expressed on the page, for instance through caesura—that which we must leave out of a story,
necessary omissions, either because we do not or cannot know, or because the story can only
be told as such, in the way of hauntings. This is how Belly to the Brutal came to me, and my
great goal now is to translate this poetics—of the chora, of hauntings, of omission, of
compression, of the beating heart at the center and everything else in service to that—into my
novels. We shall see. I must keep playing, keep writing to find out, as we all writers must! The
writing is wiser than we, perhaps, and if I could write my way completely away from the
pobiz/publishing world’s gatekeepers and boxes and pedagogy and marketing tactics—I sense
the truest version of my poeta/cuentista (poetic storytelling) self resides there, and I suspect
she’s been humming in the chora, waiting for me all along. Frida to Frida. Paloma to paloma.
Wesleyan UP: You write about the body and corporeality quite a bit. In the Western canon,
descriptions of women’s bodies are usually sexualized, from a male perspective. In your
writing, you celebrate the feminine, female lineages, and the female body. Maybe you
can tell us how your work disturbs or interrupts the traditional Western treatment of
the female body?
Jennifer Givhan: As with my reclamation of the title “bruja” for myself, I sense that my writing life (and thereby myself as a woman transformed by the act of writing) has also been a journeying toward that
ancient wisdom embedded, but buried, within my ancestral and cultural genetics/historia, the
kind of cultural intuition (a la Dolores Delgado Bernal who argues that Chicana scholars bring a
distinctive and valuable knowing to the research process often twisted and misunderstood by
white folks) that over time in my family’s lives and my own became warped and twisted but that at the core still shines, whole and unbreakable. In Belly to the Brutal, I trace the process of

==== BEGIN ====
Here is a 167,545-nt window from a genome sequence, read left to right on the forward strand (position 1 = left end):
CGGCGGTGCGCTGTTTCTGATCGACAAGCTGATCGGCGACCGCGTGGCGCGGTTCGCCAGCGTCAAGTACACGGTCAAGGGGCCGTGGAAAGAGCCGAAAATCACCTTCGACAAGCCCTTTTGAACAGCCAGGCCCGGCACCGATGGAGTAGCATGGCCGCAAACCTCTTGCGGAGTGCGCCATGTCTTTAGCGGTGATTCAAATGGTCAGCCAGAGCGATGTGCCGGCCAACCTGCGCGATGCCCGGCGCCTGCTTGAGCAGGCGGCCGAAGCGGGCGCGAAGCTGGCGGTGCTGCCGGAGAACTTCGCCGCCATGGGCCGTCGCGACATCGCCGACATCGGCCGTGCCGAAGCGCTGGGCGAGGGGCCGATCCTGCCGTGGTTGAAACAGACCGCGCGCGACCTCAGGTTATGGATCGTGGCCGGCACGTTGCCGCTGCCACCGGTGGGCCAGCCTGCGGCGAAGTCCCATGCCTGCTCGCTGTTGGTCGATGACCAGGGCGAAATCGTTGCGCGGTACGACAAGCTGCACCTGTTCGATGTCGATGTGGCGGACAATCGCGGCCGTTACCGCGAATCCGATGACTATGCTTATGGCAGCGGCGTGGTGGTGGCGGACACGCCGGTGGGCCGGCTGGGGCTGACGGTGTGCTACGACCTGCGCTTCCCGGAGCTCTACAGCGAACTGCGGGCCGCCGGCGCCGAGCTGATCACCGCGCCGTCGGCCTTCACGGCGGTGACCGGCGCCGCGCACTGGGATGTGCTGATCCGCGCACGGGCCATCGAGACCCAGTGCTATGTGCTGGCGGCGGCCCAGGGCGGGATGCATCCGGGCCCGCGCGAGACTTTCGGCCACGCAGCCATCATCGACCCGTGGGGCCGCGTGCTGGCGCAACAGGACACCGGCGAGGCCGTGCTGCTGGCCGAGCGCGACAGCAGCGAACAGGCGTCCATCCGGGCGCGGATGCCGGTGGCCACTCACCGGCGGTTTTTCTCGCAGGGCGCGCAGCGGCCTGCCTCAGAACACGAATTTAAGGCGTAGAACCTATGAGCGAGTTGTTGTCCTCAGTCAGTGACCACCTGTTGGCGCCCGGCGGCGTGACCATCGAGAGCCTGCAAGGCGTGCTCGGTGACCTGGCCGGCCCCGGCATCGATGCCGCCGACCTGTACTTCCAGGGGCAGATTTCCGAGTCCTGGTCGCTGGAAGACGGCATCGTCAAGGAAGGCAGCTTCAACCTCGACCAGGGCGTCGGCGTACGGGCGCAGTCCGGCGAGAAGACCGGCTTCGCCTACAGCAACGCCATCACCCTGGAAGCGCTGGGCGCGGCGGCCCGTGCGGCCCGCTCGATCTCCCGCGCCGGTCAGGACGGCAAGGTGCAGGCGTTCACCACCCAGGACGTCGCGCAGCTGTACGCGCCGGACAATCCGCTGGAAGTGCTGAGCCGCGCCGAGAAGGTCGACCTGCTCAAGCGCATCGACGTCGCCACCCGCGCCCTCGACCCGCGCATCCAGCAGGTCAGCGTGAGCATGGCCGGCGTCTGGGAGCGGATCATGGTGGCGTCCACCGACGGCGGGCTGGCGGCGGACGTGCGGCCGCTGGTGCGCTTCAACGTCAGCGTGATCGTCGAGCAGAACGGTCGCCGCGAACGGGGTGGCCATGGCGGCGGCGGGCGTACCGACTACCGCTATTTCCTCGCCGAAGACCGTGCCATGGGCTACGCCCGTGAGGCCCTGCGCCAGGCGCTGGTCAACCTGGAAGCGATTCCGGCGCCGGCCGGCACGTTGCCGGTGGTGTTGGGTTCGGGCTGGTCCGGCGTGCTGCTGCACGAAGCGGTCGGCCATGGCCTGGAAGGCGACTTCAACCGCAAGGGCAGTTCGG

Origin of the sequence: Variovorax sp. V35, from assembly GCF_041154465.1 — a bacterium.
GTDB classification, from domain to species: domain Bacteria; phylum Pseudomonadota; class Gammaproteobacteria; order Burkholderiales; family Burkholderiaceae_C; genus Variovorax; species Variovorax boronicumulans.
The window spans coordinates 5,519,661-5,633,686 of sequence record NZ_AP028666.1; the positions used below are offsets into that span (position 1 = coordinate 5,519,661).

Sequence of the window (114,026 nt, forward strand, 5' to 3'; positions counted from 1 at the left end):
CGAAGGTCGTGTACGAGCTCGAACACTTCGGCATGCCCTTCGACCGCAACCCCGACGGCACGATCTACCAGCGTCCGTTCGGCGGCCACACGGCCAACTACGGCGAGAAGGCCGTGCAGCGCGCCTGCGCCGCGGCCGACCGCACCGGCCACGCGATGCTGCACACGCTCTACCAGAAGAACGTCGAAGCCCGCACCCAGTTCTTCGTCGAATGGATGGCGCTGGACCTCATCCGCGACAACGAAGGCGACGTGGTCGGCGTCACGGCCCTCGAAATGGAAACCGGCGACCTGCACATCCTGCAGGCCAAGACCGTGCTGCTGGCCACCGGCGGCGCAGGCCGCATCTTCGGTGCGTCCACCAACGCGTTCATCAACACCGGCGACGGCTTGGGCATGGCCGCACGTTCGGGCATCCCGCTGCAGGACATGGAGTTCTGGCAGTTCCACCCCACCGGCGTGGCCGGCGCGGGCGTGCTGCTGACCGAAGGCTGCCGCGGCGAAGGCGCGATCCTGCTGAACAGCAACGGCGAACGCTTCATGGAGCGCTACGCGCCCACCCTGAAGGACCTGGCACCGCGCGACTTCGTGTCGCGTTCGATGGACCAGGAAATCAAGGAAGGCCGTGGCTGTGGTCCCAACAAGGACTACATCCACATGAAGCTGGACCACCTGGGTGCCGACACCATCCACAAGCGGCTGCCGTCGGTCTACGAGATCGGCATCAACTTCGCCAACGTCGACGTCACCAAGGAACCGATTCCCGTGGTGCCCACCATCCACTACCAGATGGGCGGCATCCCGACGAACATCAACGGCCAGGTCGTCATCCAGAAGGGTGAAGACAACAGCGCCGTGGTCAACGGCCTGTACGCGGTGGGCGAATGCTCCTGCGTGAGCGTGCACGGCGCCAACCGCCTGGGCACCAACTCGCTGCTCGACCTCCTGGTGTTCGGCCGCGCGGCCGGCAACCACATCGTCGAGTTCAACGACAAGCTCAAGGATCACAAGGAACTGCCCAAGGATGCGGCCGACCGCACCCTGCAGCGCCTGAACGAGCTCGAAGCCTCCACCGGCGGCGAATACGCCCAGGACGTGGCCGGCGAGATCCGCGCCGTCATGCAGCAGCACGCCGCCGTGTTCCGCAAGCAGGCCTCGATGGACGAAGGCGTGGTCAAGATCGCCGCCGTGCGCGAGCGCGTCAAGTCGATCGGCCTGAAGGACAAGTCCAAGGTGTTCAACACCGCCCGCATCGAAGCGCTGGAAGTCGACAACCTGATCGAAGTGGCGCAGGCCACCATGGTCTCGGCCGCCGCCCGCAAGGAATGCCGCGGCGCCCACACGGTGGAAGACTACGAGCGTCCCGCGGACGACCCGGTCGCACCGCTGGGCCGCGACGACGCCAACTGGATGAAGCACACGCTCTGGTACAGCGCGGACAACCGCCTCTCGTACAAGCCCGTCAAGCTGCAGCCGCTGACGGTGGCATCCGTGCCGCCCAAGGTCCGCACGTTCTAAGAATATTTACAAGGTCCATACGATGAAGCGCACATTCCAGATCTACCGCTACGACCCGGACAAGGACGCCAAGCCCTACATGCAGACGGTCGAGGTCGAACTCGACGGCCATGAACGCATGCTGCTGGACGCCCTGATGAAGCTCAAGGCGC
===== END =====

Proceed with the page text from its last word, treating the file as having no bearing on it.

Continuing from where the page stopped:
the sexualizing and warping of ideals and definition of self into something ugly, monstrous,
guilt-ridden through the women in my family and myself mothering through mental illness. I do
not shy away from the duende but wrestle with it at length in the dank underbelly, fighting hard
to unclench its sharp fangs and claws from the precious, tender self-belief and empowerment
and wonder and badassery that we are, each of us, at our cores.
These poems are for my daughter, twelve this month, who knows her worth beyond a shadow
of a doubt. And for the girl I was at twelve who’d been diminished and effaced too many times
to count by that age, and my mother before her, and her mother before her, and her mother
before her. But when we heal the present, we heal both the past and the future. And my
daughter’s wisdom and strength and undiminishable, indefatigable chingona fierceness lends
the same to all of us women in my family and every woman who reads the book (or any of my
books). It’s accessible to us all.
This book is the rounded, gorgeous mother creation figure of my ancient ancestors. A lovesong
to overflowing, uncontainable women. Even as it never shies away from the ugliness, the
destruction. How the sickness is uprooted by locating the source of pain, naming it, and pulling
it out by the bulbous neck or teeth or claws—whatever it’s been sinking into the skin and
deeper. And singing where before there was silence or screaming or sobs. Singing praise.
All of this to say, the Western fetishization/violation/sexualization of women’s bodies (and
through colonization of our ancient ancestors as well the Latinx machismo practice of violating
women and girls) sought to silence or diminish my shine—women, our shine. And these poems
sing, Hell no.